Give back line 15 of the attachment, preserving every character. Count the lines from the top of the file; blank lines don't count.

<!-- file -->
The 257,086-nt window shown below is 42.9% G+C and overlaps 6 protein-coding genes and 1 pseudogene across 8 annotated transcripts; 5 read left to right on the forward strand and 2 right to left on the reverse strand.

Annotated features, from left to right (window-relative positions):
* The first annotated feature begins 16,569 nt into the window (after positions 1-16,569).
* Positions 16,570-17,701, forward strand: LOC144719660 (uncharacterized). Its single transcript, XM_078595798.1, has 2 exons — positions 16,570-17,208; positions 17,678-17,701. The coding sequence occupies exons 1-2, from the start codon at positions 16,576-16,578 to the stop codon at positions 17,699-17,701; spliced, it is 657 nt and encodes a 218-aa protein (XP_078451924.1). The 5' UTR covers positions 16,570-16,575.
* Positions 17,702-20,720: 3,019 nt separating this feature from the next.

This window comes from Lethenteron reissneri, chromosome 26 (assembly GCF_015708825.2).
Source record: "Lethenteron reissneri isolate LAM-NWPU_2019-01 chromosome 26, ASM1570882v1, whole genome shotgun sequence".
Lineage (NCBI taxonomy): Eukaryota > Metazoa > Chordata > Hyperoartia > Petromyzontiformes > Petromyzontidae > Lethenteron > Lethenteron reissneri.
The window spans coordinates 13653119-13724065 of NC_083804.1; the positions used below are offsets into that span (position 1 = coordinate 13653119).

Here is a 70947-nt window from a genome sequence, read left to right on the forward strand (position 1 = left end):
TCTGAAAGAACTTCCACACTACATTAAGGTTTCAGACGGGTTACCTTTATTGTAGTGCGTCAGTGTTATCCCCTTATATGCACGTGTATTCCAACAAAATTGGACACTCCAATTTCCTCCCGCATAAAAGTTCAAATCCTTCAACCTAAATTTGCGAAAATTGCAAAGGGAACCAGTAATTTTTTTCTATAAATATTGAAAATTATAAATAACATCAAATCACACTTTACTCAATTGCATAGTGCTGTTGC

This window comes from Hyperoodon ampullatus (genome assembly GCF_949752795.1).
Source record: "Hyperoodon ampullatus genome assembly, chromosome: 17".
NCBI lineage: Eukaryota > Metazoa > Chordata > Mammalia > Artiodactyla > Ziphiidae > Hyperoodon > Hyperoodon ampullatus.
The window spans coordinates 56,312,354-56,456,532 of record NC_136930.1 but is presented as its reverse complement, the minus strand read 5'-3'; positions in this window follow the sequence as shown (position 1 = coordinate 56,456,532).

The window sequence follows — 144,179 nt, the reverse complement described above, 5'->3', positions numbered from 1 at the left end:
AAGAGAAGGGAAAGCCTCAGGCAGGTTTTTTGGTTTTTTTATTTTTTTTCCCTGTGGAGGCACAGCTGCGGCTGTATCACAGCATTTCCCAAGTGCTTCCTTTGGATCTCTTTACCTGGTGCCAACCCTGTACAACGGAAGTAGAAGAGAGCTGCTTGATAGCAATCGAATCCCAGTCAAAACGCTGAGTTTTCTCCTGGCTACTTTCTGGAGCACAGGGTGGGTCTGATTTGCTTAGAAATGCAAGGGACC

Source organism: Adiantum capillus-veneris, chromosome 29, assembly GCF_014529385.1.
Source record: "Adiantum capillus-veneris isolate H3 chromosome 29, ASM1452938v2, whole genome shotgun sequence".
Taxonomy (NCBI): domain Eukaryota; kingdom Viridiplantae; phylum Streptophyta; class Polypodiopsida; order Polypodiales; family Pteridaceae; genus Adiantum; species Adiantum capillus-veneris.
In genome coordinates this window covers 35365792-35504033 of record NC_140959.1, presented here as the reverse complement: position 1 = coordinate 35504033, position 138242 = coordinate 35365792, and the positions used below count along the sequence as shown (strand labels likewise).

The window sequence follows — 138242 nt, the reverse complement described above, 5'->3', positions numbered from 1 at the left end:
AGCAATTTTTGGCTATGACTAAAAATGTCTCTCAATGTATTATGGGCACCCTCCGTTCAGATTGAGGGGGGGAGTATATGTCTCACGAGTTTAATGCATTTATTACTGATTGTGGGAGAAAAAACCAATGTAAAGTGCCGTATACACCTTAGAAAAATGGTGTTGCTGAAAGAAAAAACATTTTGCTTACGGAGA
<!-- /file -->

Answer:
The window spans coordinates 56,312,354-56,456,532 of record NC_136930.1 but is presented as its reverse complement, the minus strand read 5'-3'; positions in this window follow the sequence as shown (position 1 = coordinate 56,456,532).